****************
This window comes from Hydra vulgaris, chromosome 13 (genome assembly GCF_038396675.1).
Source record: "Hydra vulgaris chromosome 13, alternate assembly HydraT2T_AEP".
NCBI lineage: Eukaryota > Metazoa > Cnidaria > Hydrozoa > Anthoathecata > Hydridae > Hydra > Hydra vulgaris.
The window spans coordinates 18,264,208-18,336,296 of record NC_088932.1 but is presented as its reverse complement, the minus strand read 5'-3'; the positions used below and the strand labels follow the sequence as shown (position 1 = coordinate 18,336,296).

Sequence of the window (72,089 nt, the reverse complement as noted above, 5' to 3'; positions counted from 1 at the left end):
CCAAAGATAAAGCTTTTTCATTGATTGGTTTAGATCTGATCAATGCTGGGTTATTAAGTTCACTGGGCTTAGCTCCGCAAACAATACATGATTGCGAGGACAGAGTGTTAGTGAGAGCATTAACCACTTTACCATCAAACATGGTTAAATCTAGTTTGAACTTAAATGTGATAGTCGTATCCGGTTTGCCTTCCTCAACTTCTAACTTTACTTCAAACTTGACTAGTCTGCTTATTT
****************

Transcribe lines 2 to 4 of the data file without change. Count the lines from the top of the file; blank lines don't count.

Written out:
Source record: "Hydra vulgaris chromosome 13, alternate assembly HydraT2T_AEP".
NCBI lineage: Eukaryota > Metazoa > Cnidaria > Hydrozoa > Anthoathecata > Hydridae > Hydra > Hydra vulgaris.
The window spans coordinates 18,264,208-18,336,296 of record NC_088932.1 but is presented as its reverse complement, the minus strand read 5'-3'; the positions used below and the strand labels follow the sequence as shown (position 1 = coordinate 18,336,296).